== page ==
Evaluating Citizen-Led Assessments of Learning

The Challenge

As global education efforts move away from access and toward learning as their key priority, the ability to assess learned skills like basic literacy and numeracy becomes more important. Many countries produce data on student learning, mainly from national in-school assessments. Given the large number of out-of-school children and high absenteeism rates, such learning assessments have been criticized for not being representative of a country’s entire population of children.

The Opportunity

Citizen-led assessments of basic math and reading skills can provide accurate data on levels of knowledge, leading to informed budget decision-making.

To date, organizations in six countries — India, Kenya, Uganda, Tanzania, Mali and Senegal — have  conducted nationwide, citizen-led assessments of basic reading and math skills. As part of the work, local volunteers were trained to administer simple numeracy and literacy assessments in households across the countries. Interest in the model is spreading to other countries as well.

Our Results

R4D conducted an evaluation of those efforts in order to inform how these types of assessments might evolve and expand over time. The evaluation aimed to answer three key questions, each of which was addressed by a separate but complementary component of the evaluation methodology:

  1. How well do citizen-led assessments measure learning?
    Methodology: Technical review of the testing tools, sampling design, and analytical processes used
  2. How well do citizen-led assessment processes work?
    Methodology: Process evaluation
  3. How well do citizen-led assessments stimulate awareness and action about learning outcomes?
    Methodology: Non-experimental evaluation of impact

What they measure, they measure well. Citizen-led assessments test a very constrained set of competencies in reading and mathematics. The testing tools they use yield valid results, which cast a spotlight on limited achievement in these basic competencies. In this way they are important and useful, but broadening the testing tools and strengthening comparability would allow citizen-led assessments to do more to inform policy and practice. A selection of the evaluation’s key findings are provided below:

  • Evidence suggests volunteers are well-equipped to reliably assess children’s basic competencies. Inter-rater reliability studies of ASER and Uwezo indicate a high level of agreement in volunteers’ scoring of children’s responses.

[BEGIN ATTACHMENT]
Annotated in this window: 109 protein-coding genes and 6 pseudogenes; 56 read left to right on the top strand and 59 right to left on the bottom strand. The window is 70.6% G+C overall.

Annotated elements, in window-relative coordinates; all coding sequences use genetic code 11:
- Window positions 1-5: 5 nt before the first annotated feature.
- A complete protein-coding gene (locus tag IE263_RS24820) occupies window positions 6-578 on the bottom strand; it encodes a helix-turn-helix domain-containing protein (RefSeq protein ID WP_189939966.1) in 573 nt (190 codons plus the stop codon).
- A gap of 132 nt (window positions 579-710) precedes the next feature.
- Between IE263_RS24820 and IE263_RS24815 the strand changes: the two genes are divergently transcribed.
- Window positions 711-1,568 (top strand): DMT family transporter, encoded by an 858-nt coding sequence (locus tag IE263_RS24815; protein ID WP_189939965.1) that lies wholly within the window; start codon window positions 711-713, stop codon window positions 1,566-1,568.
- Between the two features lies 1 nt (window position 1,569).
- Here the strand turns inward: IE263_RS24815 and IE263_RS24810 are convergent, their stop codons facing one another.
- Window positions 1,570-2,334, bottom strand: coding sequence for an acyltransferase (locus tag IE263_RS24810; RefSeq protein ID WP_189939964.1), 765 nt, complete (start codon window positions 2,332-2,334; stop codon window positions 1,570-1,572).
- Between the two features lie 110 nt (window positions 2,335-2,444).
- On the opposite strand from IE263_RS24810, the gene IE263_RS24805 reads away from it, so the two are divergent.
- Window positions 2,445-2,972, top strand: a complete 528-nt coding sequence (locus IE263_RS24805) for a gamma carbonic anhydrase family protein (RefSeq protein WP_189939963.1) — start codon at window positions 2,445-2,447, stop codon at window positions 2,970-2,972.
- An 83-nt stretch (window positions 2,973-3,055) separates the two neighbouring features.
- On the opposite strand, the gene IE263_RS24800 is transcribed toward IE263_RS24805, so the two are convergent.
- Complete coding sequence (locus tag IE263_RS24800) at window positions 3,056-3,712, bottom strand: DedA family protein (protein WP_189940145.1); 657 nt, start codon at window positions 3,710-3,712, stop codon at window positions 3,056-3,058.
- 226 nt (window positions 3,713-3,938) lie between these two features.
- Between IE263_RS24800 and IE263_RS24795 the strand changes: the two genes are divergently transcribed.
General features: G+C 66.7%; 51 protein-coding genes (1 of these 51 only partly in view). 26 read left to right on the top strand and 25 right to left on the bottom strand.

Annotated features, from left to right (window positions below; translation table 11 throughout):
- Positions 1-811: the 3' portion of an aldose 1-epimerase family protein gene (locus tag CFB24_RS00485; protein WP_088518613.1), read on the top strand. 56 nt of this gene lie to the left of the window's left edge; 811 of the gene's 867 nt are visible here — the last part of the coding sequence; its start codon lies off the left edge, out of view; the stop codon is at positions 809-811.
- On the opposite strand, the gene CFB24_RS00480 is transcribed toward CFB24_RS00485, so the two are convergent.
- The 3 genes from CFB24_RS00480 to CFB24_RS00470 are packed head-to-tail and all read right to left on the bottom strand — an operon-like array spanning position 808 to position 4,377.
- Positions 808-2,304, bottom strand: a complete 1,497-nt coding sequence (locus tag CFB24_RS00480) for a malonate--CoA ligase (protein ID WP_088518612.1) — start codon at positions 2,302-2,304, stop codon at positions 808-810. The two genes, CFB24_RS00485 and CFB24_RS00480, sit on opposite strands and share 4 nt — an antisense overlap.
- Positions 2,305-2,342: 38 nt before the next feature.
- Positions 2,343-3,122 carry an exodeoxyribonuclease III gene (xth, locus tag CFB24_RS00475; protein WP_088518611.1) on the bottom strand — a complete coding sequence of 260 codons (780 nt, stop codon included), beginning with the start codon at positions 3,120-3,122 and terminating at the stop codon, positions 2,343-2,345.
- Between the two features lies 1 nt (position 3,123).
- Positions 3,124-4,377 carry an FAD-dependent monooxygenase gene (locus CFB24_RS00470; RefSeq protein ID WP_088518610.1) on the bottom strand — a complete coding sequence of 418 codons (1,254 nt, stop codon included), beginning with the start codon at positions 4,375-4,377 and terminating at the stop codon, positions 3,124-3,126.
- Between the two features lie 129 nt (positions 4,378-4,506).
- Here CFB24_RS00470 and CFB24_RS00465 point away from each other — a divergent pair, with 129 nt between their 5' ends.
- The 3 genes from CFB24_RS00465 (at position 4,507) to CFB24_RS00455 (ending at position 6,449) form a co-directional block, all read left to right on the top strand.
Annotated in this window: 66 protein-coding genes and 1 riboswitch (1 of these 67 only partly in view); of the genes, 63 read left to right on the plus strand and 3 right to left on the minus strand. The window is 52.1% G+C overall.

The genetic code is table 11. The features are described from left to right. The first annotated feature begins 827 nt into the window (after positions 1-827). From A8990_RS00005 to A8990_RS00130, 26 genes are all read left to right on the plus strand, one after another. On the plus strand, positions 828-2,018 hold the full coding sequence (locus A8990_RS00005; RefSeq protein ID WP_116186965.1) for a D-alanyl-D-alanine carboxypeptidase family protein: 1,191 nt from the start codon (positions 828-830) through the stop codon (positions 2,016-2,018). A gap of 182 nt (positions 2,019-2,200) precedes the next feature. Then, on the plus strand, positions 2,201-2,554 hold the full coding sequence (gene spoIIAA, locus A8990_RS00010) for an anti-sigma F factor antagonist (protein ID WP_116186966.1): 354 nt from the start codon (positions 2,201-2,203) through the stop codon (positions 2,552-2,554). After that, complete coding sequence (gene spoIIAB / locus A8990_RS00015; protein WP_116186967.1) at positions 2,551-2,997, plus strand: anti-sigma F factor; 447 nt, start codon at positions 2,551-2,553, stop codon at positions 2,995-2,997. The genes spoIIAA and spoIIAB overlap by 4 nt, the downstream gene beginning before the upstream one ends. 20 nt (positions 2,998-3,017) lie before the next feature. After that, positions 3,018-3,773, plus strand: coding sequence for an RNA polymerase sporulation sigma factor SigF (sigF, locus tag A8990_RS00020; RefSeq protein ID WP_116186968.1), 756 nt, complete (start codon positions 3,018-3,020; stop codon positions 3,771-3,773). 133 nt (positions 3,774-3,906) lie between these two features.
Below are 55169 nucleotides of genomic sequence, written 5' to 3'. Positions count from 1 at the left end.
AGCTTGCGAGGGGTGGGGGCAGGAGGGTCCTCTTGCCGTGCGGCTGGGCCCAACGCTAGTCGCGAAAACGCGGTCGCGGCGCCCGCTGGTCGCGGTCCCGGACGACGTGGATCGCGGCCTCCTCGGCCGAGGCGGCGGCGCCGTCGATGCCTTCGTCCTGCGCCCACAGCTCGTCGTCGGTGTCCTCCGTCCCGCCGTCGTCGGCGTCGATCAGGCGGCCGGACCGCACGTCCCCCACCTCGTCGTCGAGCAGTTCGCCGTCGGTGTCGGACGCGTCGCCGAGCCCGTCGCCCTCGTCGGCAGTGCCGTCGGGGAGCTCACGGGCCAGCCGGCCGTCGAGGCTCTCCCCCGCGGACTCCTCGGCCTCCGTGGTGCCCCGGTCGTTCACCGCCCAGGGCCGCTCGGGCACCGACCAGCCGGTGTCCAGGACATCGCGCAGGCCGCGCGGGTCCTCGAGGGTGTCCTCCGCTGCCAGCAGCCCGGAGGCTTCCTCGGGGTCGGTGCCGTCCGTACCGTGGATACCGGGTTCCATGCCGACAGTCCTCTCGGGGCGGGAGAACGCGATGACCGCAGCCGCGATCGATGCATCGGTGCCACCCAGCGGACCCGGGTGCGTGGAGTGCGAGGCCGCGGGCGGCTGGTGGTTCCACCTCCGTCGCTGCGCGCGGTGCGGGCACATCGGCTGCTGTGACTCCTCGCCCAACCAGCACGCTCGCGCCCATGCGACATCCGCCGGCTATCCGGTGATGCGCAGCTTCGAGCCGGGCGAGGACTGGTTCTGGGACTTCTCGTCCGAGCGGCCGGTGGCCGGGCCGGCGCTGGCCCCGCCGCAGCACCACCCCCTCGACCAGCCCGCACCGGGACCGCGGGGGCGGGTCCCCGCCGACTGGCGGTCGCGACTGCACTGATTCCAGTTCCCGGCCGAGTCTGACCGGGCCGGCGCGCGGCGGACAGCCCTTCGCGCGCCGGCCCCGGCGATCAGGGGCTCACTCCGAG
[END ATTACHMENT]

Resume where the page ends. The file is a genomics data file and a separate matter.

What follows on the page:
• At the international level, both ASER and, more recently, Uwezo, have contributed to the critical focus on learning outcomes in global discourse and agenda-setting. Their contribution has included both providing evidence of the seriousness of the learning crisis (i.e., revealing major deficiencies in even the most basic competencies) and demonstrating how a low-resource model can be used to assess learning on a national scale.
  • Increasing awareness of the learning crisis at the national level is one of the main successes of both ASER and Uwezo. But generating concrete action to improve learning outcomes on the part of key stakeholders has proven much more challenging for both initiatives.
  • For both ASER and Uwezo, only sporadic evidence of impact at the district level was found. This can largely be attributed to the lack of resources available for systematic involvement of the network of district partner organizations in dissemination activities, and, relatedly, to the limited capacity of these organizations.
  • One small-scale but significant way in which both ASER and Uwezo have triggered learning-focused action outside of the government is through the uptake of the testing tools in education programs run by NGOs and CSOs.
  • The evaluation uncovered only limited anecdotal evidence that participation in the survey stimulates awareness or action at the community level.

The work was undertaken with funding from the William and Flora Hewlett Foundation and with the help of a number of key partners, including the Australian Council for Educational Research (ACER), Catalyst Management Services (CMS) in India, OWN & Associates Ltd. in East Africa, Mr. Abdoulaye Bagayogo in Mali, Mr. Souleymane Barry in Senegal, and Qdata Enterprises in Kenya.

Findings from the evaluation can be found in the full report, available here.

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